Speaker Gunn Statement on Teacher Pay Raise Bill Going to Conference
Jackson, MS—Today, House members voted to send House Bill 504 (HB504) to conference by a vote of 71-50. Three members from the House and three members from the Senate will work together over the next few weeks on compromise language.
“It is obvious that everyone in the Capitol supports a teacher pay raise,” said Speaker of the House Philip Gunn. “We in the House have passed a bill that would provide each teacher a raise. The Senate has followed our lead and done the same. We commend the Senate for coming around to our way of thinking regarding a pay raise. That being said, we are unable to concur on the bill they sent us last week.”
The reasons we do not agree with the Senate plan include:
1. The merit pay proposal is unconstitutional.*
2. The Senate Plan includes a smaller total amount than the House Plan: $2,500 vs. $4,250.
3. The Senate Plan supports lower starting salaries for teachers overall: $34,390 vs. $35,150.
4. The Senate’s merit plan disincentivizes good teachers to go to or remain in “C”, “D” and “F” schools. The money follows the school, not the teacher, under the merit-based Senate plan.
5. Therefore, under the Senate plan, 343 schools would not receive pay raises if we based the pay raise on today’s school ratings.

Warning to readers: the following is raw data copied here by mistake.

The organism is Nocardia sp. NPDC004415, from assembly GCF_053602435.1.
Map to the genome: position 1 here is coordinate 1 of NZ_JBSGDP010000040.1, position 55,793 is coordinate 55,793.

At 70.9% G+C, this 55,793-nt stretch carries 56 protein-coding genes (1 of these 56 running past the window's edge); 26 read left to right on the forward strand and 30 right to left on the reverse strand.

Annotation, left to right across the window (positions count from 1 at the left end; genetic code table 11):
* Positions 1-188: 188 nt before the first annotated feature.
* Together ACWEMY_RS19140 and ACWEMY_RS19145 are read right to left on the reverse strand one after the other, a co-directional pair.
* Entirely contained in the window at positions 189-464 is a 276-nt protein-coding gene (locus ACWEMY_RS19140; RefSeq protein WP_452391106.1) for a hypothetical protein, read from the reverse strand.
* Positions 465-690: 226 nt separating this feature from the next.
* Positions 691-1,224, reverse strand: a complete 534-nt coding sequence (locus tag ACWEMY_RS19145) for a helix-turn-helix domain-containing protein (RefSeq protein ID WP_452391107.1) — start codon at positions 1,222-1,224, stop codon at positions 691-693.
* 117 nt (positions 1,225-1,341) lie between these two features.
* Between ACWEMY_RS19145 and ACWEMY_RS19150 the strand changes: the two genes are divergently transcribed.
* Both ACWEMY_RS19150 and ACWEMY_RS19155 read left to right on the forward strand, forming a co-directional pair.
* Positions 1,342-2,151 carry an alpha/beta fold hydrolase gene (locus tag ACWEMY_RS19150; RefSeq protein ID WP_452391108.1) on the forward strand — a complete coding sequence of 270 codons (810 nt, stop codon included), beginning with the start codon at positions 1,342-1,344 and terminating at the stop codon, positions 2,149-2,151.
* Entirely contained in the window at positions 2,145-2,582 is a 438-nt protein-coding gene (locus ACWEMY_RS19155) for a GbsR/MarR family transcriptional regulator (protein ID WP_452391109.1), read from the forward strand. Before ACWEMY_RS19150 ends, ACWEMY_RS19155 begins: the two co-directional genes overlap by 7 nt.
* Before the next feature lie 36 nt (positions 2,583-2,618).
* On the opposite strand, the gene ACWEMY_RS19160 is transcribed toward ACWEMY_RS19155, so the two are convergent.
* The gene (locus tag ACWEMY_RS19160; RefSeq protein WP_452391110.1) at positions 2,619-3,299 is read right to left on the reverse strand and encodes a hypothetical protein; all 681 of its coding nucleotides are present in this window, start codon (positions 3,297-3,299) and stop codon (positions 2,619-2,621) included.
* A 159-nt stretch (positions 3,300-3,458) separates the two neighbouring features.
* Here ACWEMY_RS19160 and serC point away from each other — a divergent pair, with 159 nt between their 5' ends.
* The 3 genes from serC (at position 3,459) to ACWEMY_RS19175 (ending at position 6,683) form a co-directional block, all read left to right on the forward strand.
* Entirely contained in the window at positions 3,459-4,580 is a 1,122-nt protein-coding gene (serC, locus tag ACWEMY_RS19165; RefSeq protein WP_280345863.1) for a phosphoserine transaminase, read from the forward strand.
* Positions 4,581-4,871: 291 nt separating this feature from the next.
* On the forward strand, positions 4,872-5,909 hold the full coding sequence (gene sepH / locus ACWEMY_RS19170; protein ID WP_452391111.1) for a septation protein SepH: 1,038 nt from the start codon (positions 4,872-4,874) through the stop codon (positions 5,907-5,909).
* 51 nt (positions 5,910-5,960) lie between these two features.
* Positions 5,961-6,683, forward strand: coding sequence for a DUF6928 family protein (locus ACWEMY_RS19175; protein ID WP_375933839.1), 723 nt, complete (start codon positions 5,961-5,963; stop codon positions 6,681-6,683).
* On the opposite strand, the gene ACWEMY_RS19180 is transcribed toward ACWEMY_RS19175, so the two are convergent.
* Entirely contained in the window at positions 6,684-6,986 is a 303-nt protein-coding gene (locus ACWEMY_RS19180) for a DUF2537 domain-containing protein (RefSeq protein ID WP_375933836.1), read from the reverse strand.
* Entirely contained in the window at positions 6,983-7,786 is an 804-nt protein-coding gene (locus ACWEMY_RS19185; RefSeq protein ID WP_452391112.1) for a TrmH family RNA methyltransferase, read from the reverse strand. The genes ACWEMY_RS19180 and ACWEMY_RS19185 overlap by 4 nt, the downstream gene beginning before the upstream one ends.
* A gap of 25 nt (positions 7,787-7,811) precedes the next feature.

6. There is no guarantee that the merit dollars would go toward teacher salaries. That money could go toward supplies and equipment.
Statement regarding House’s conference position regarding teacher pay raise bill, House Bill 504:
“The House Republican Caucus position takes the pay raise of $2,500 in the first two years that the Senate has proposed,” said Speaker Gunn. “During the third and fourth years, we will get back up to the $4,250 total raise that the House originally passed. We will do that by placing a revenue trigger in the legislation that says if we hit three percent revenue growth in the third year, all teachers will receive $1,000. In the fourth year if we hit three percent revenue growth, all teachers will receive $750. We will remove the Senate’s unconstitutional language related to merit pay, and there will be no benchmarks for teachers to obtain a raise.”
Constitutional Problems with Section 2 of Senate Amendment to House Bill No. 504
Section 2 of the Senate Amendment to House Bill No. 504 would create a performance incentive program for outstanding teachers and staff in highly productive schools, to be known as the School Recognition Program.
? The School Recognition Program would provide financial awards to public schools that earn school accountability ratings of “A” or “B” or improve at least one letter grade.
? The funds appropriated for the program would be distributed to the school districts, and the school recognition awards must be used for (a) nonrecurring salary supplements to the teachers and staff, and/or (b) nonrecurring expenditures for educational equipment or materials.
? The determination of how the funds are to be used would be determined jointly by the school’s teachers and staff.
Constitutional prohibition on payment of bonuses